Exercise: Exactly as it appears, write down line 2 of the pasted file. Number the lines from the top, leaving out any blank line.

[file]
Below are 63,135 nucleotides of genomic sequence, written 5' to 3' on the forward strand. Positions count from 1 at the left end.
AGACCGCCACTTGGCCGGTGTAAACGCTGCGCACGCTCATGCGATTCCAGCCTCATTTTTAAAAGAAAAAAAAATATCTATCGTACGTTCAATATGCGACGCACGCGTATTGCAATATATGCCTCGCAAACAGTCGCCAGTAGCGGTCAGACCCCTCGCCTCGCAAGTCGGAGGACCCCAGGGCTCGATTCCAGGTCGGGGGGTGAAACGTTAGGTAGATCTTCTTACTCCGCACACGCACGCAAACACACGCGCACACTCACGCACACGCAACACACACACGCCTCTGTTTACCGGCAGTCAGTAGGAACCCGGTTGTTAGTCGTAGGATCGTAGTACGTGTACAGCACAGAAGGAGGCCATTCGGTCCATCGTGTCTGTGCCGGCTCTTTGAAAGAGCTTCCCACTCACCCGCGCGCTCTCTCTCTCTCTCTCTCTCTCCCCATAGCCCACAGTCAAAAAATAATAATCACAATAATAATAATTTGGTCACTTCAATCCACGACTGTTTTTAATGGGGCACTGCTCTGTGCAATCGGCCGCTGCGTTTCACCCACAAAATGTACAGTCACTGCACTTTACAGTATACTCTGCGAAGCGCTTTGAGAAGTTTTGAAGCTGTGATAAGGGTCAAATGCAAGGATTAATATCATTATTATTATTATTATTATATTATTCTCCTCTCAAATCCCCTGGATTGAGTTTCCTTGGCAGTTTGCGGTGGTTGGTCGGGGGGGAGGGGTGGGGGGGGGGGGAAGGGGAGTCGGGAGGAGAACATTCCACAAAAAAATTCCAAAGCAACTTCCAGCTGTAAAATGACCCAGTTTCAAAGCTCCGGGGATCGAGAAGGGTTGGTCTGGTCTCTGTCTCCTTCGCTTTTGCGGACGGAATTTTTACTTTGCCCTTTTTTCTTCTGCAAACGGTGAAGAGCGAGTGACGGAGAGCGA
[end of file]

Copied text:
AGACCGCCACTTGGCCGGTGTAAACGCTGCGCACGCTCATGCGATTCCAGCCTCATTTTTAAAAGAAAAAAAAATATCTATCGTACGTTCAATATGCGACGCACGCGTATTGCAATATATGCCTCGCAAACAGTCGCCAGTAGCGGTCAGACCCCTCGCCTCGCAAGTCGGAGGACCCCAGGGCTCGATTCCAGGTCGGGGGGTGAAACGTTAGGTAGATCTTCTTACTCCGCACACGCACGCAAACACACGCGCACACTCACGCACACGCAACACACACACGCCTCTGTTTACCGGCAGTCAGTAGGAACCCGGTTGTTAGTCGTAGGATCGTAGTACGTGTACAGCACAGAAGGAGGCCATTCGGTCCATCGTGTCTGTGCCGGCTCTTTGAAAGAGCTTCCCACTCACCCGCGCGCTCTCTCTCTCTCTCTCTCTCTCCCCATAGCCCACAGTCAAAAAATAATAATCACAATAATAATAATTTGGTCACTTCAATCCACGACTGTTTTTAATGGGGCACTGCTCTGTGCAATCGGCCGCTGCGTTTCACCCACAAAATGTACAGTCACTGCACTTTACAGTATACTCTGCGAAGCGCTTTGAGAAGTTTTGAAGCTGTGATAAGGGTCAAATGCAAGGATTAATATCATTATTATTATTATTATTATATTATTCTCCTCTCAAATCCCCTGGATTGAGTTTCCTTGGCAGTTTGCGGTGGTTGGTCGGGGGGGAGGGGTGGGGGGGGGGGGAAGGGGAGTCGGGAGGAGAACATTCCACAAAAAAATTCCAAAGCAACTTCCAGCTGTAAAATGACCCAGTTTCAAAGCTCCGGGGATCGAGAAGGGTTGGTCTGGTCTCTGTCTCCTTCGCTTTTGCGGACGGAATTTTTACTTTGCCCTTTTTTCTTCTGCAAACGGTGAAGAGCGAGTGACGGAGAGCGA